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S. Korea eyes legal action to stop water release from Japan's Fukushima plant

Environmental activists attach stickers on a street during a rally to denounce the Japanese government's decision on Fukushima water, in front of a building which houses the Japanese embassy in Seoul, South Korea, on April 14, 2021. (AP Photo/Ahn Young-joon)

SEOUL (Kyodo) -- South Korean President Moon Jae In on Wednesday instructed government officials to consider taking Japan to the International Tribunal for the Law of the Sea to block its decision to release treated radioactive water from the crippled Fukushima Daiichi nuclear power plant into the sea, the presidential office said.

    The move to consider taking a legal action against Japan at the tribunal in Hamburg, Germany, came after the Japanese government's decision a day earlier triggered strong public opposition in South Korea.

    At a time when bilateral ties have sunk to their lowest point in decades over issues related to Japan's 1910-1945 colonial rule of the Korean Peninsula, the dispute about the release of the treated water into the Pacific Ocean has emerged as a new problem between the two countries.

    Moon expressed great concern over the plan to Japan's new ambassador to South Korea, Koichi Aiboshi, on Wednesday when he met him to receive his credentials.

    "South Korea is greatly concerned as the two nations are geographically closest and share the sea," Moon told Aiboshi, according to the presidential office.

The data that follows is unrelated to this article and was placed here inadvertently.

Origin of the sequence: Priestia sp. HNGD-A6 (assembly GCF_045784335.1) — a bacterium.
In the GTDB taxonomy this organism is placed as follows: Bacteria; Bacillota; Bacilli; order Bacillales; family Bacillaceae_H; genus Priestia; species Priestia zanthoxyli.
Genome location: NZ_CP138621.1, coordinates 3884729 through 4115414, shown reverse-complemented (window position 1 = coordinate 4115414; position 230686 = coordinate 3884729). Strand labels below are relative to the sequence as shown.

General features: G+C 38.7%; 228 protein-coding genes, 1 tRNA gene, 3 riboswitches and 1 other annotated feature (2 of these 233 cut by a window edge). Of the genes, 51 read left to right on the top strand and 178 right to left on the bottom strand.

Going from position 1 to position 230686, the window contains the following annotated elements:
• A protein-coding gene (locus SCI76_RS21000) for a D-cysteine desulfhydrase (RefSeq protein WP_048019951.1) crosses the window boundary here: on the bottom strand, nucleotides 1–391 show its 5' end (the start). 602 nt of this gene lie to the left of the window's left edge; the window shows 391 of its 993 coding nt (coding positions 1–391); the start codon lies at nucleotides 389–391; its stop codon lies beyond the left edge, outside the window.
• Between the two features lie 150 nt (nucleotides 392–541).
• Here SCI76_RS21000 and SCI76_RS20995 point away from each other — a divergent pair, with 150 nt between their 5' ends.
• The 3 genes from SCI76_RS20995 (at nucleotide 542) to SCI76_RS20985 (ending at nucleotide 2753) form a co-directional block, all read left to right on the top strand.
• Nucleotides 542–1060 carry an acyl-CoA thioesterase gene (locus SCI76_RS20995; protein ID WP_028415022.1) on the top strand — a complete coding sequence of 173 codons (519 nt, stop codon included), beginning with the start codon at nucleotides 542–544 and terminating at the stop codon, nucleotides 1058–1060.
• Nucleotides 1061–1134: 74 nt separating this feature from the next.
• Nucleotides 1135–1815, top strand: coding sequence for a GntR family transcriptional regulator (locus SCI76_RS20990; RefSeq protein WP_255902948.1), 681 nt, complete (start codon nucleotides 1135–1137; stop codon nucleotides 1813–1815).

Moon instructed officials to consider options that include seeking a provisional measure from the tribunal to stop the release of the water, according to the office.

    In Tokyo, Chief Cabinet Secretary Katsunobu Kato said the Japanese government has yet to receive a notice from the South Korean government about such consideration of a legal action, but added, "Japan will offer careful explanations to the international community to foster understanding" of its water release plan.

    "In releasing ALPS treated water, Japan will make sure to follow international laws as well as regulations and rules within and outside of Japan to ensure safety," Kato added, referring to an advanced liquid processing system, or ALPS, that removes various radioactive materials from contaminated water.

    On Tuesday, Japanese Prime Minister Yoshihide Suga finalized the decision and said, "Disposing of the treated water is an unavoidable issue for decommissioning the Fukushima Daiichi plant," vowing to ensure "more than adequate" compliance with safety standards and to take steps to protect the fishery industry.

    In response to the decision, the South Korean Foreign Ministry summoned Aiboshi on Tuesday and lodged a protest after Koo Yun Cheol, minister for government policy coordination, said Seoul "firmly opposes" the Japanese decision.

    In Seoul, several civic roups held a rally Tuesday protesting Japan's decision, calling on Tokyo to scrap the plan.

    South Korea has opposed to the release of what it calls "contaminated water" as the treatment leaves tritium, a relative of hydrogen that emits weak radiation, unremoved. Japan has said the treated water with the material poses no safety concerns.

    Japanese government officials said other nations including South Korea have discharged tritium into the sea and into the air.

    The Japanese Embassy in Seoul said on its website that tritium released from the South Korean nuclear plants amounted to 360 trillion becquerels in 2018, explaining the amount is based on the information from Korea Hydro & Nuclear Power Co., operator of nuclear power plants in South Korea.

    In the water accumulated at the Fukushima plant, tritium totaled some 860 trillion becquerels as of March 2020, according to the plant's operator, Tokyo Electric Power Company Holdings Inc.

    However, Korea Hydro & Nuclear Power told Kyodo News that the company has treated the radioactive material from the plants so that it does not cause any damage to the environment.

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